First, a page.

CAREER ADVANCEMENT / JUN. 01, 2014
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How to Write a Book Title that Hooks More Readers and Buyers

Since the title is the first thing people see, learning how to write a book title is very important. You need to create a title which will excite and capture potential readers. However, titling a book is big challenge for many. The following are some tips that will help you come up with great book titles.

1. Keep titles short

It is important to have a title that is easy to remember. When titling, less is always more. Using few words is advisable since most people are usually scanning. The DaVinci Code is a great case in point of a short title. The author’s title is descriptive, conveys content and also peaks interest.

2. Make titles descriptive

A good title needs to be descriptive. Usually, fiction titles are more adventurous and creative than non-fiction. Non-fiction titles should give an idea of the content. Find interesting aspects of your book that readers can visualize, and then use relevant words in your title. Consider the book’s plot or theme. Think about the text and what the main theme is. This could end up producing a great title.

Talk to an associate or close friend who has read the book. Hearing someone else’s thoughts might be helpful in learning how to write a book title. As you ask people for proofreading or editing help, ask them to be thinking of titles.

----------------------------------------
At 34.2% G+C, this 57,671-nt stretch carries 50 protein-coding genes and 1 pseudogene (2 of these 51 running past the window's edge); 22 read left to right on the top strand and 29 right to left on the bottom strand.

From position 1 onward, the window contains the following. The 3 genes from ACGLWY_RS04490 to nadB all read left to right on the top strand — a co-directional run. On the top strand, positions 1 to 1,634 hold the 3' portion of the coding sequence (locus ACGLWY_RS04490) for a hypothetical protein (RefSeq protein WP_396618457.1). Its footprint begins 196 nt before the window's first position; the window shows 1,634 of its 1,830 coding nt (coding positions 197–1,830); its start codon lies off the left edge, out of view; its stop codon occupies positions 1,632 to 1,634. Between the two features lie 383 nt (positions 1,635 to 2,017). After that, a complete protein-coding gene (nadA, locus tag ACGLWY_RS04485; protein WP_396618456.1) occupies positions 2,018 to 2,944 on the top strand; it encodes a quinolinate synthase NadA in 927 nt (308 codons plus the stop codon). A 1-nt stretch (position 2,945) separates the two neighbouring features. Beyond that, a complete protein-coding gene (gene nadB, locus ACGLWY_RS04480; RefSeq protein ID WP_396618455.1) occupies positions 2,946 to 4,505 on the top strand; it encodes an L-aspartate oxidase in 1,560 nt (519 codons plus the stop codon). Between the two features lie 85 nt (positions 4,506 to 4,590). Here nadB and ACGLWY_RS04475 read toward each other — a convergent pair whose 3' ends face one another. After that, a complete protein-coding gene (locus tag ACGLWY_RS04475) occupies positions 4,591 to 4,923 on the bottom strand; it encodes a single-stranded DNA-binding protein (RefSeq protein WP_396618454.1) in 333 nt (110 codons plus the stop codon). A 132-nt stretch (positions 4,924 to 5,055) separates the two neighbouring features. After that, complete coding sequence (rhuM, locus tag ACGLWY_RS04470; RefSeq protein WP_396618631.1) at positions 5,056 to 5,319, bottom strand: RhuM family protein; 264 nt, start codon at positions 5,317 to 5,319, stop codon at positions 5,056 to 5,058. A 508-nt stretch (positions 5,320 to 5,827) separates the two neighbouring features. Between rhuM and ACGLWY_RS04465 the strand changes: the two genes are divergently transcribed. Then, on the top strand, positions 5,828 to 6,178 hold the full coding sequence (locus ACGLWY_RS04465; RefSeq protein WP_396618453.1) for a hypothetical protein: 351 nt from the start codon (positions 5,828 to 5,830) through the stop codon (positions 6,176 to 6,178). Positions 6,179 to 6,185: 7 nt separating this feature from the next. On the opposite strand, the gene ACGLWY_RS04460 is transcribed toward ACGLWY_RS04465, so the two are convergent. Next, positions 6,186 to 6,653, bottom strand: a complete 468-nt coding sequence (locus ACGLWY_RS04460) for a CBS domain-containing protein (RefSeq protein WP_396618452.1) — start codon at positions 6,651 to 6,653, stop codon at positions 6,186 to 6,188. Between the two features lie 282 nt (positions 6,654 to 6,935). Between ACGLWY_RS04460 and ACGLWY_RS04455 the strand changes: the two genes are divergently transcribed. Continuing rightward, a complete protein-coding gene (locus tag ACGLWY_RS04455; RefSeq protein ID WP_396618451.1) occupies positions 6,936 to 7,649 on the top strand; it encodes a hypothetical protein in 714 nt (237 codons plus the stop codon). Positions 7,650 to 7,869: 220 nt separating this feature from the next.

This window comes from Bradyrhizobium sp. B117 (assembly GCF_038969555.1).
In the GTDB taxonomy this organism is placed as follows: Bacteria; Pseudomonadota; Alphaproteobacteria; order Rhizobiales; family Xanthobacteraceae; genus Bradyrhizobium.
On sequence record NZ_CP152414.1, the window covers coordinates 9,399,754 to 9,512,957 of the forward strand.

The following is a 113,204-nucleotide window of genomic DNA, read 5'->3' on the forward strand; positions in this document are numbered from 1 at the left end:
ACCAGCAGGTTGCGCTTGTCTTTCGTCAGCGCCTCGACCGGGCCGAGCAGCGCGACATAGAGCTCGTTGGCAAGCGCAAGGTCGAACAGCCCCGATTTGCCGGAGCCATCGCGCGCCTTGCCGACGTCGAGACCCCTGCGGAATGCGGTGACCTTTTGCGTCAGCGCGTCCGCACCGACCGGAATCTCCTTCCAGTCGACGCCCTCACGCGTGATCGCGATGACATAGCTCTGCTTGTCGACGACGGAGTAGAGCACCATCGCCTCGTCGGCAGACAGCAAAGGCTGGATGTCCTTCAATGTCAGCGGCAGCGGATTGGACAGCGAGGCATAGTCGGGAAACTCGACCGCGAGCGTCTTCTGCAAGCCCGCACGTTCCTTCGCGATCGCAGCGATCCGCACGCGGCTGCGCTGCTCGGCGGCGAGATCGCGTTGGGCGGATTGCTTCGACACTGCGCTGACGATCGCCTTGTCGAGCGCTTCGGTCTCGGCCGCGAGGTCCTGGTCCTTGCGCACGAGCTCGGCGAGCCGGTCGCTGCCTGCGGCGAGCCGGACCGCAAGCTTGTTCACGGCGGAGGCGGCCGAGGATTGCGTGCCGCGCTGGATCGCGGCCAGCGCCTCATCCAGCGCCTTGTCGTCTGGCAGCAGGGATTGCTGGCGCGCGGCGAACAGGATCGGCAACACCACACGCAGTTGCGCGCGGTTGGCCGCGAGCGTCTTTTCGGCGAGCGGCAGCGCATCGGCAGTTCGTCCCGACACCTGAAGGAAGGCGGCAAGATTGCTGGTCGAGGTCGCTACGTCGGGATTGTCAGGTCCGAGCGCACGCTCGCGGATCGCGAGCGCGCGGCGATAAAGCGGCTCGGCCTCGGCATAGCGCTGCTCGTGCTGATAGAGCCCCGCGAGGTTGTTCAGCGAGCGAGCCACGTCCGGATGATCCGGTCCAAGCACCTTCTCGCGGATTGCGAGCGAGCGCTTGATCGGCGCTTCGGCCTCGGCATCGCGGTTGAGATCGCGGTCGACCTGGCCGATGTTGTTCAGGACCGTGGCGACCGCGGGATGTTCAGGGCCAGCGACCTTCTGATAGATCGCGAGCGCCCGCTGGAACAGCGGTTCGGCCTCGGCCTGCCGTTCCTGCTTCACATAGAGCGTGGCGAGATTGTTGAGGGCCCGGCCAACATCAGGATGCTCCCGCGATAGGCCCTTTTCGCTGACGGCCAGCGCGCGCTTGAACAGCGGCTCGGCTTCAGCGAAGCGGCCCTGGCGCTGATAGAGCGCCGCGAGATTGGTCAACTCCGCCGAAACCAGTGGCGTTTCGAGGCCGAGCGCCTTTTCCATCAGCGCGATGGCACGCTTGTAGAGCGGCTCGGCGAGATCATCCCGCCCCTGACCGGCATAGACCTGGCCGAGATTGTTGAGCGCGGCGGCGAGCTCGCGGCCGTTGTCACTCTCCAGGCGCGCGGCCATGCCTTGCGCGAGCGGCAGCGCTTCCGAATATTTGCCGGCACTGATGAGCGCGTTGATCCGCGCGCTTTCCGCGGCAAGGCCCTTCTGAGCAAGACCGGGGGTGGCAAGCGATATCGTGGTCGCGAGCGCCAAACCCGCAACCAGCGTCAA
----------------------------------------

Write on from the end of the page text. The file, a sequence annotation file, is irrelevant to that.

3. Think of relevant keywords

If you have tried repeatedly but have failed to come up with a good title, ask yourself the following questions:

  • Why would anyone want to read my book? What makes it stand out? What are the key features? Answer these questions with a title.
  • Which words would someone use in a search engine to look for a book in my field? Think of the keywords that would be used and create a title that includes those words.

After identifying all the potential keywords, come up with several possible word combinations. You could involve your family and friends in this exercise. You need to be witty when writing titles. Think of puns or word plays that you can use. Review all the word combinations and if there is any that would make a great book title.

If there is no combination that would make a good title, you will need to brainstorm a little more. Search your thesaurus for more unique and interesting, but recognizable words. Write down noun and verb synonyms for the words you already have, and then think of more word combinations using these new words.

Remember, titles are usually not copyrighted. Though the title you choose might already be in use, you can still use it. However, to avoid unnecessary confusion, it would be advisable to rethink the wording.

4. Be ready to change the title

Your book’s title may have a deep personal meaning for you. However, you might find that your publisher or editor has different ideas about the title. This happens frequently and could lead to the author being disappointed. In most cases, the experts have more insight as far as publishing and marketing is involved. As part of the publishing agreement, you may be required to allow editorial changes and depend on the publisher’s expertise. However, if it is very necessary to keep the title intact, you need to discuss these requirements prior to signing any deals or contracts.

Though the title can make or break a book in the marketplace, finding a marketable title takes much effort and time. However, with lots of brainstorming, research and patience, you could find the perfect title to create a best-seller.

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